With the coronavirus pandemic, Catholic Charities agencies may feel as though they are reprising a scene from the Gospel story of the multiplication of loaves and fish — feeding multitudes of mouths with fewer resources.
For example, in July, Catholic Charities Archdiocese of San Antonio distributed food to as many as 4,500 people per week, compared with its pre-pandemic level of about 700, according to Antonio Fernandez, president and CEO of the agency.
"I'm so happy we're in August," Fernandez said. "July was absolutely a nightmare."
Meanwhile, some local donors have become recipients, Fernandez said, as a steep downturn in San Antonio's tourism industry has caused financial hardship for hotel and restaurant workers.
Catholic Charities agencies across the country have met the increased demand for their services, even as they deal with their own internal challenges — everything from canceled fundraisers to staff members who have tested positive for the virus.
It's been a grim 2020 for many.
Dominican Sr. Donna Markham*, president and CEO of Catholic Charities USA, said that nationally during the last four months Catholic Charities has distributed $400 million in emergency aid to people in need because of the pandemic. That's on top of its usual assistance, which totals $5 billion a year, she said.
All parts of the country have been hit by COVID-19, the disease caused by the novel coronavirus. Texas has been a hot spot this summer.
One of the recipients in San Antonio is a 38-year-old single mom of three children. She takes a Catholic Charities parenting class. When she lost her job as an assistant store manager, she turned to the agency for additional assistance. She now receives food, diapers and other baby items at curbside pickups the agency operates several times a week.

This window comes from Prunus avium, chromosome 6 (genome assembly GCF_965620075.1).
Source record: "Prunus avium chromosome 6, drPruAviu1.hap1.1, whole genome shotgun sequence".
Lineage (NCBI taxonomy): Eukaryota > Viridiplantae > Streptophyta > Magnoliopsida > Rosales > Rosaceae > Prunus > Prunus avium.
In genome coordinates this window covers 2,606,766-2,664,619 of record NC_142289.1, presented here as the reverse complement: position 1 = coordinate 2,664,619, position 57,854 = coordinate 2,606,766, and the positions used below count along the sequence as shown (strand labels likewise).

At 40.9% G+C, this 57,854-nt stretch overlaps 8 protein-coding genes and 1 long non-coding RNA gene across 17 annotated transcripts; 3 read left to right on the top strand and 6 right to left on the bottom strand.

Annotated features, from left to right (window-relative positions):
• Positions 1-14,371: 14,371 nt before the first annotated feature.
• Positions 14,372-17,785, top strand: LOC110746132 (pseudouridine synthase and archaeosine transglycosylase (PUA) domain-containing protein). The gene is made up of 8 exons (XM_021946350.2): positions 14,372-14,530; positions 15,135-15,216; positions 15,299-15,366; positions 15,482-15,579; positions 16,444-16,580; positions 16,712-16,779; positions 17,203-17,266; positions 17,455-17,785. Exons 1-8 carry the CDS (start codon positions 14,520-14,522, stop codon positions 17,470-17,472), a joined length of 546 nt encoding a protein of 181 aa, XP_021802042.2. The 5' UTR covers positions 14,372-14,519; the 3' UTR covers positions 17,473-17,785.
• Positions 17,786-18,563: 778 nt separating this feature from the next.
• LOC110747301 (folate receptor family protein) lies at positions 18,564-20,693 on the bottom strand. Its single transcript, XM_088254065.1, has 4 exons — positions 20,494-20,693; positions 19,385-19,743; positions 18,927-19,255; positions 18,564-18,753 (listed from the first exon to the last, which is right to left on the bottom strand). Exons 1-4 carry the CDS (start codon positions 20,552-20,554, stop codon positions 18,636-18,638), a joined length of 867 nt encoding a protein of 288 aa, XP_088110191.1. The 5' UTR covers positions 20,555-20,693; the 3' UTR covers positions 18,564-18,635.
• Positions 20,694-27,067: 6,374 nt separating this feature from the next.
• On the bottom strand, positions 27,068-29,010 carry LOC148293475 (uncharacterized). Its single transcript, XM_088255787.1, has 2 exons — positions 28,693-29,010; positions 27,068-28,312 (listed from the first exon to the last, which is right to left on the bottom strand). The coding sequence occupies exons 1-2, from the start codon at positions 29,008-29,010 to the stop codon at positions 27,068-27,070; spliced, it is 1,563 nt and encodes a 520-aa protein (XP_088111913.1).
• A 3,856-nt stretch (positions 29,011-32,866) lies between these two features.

In March, Catholic Charities Archdiocese of San Antonio made donations to agencies in New Jersey and New York when the virus hit those states hard. Now it is receiving assistance from other parts of the country.
Markham said with the sharp increase in unemployment, many people now need financial assistance to buy food and pay for rent. That need is driving up the demand for Catholic Charities' services and is at the forefront of a national policy debate about additional federal aid. Democrats and Republicans in Washington have been unable to reach a deal.
The two sides stopped negotiating on Aug. 7, and as of Aug. 17, hadn't returned to the bargaining table. The major sticking points are the amount of total aid and the levels of jobless benefits and assistance to state and local governments.
"The priority has to be the dignity of life," Markham said. She said Catholic Charities is working with lawmakers on Capitol Hill to ensure that the government provides enough assistance so that people won't go hungry and will be able to stay in their homes or apartments.
"The government has a role," said Msgr. Kevin Sullivan, executive director of Catholic Charities Archdiocese of New York. "And the extent of the financial devastation that has hit hardworking families means that we do need the government to step up in a variety of ways to bridge the gap until the economy and jobs come back."
The unemployment rate has fallen since April, but at 10.2% in July, it's far higher than the 3.5% rate in February before the virus struck the country. More than 30 million Americans are now receiving unemployment benefits, according to The Washington Post.
In May, the Democratic-majority House of Representatives passed a bill for $3 trillion in additional federal aid, but the bill hasn't passed the Republican-majority U.S. Senate. In late July, Republicans in the Senate released a proposal for $1 trillion in additional aid.
President Donald Trump signed an executive order on Aug. 8 to provide extra unemployment insurance among other measures, but critics say the assistance isn't enough, and Democrats and some Republicans question whether the president's action is constitutional.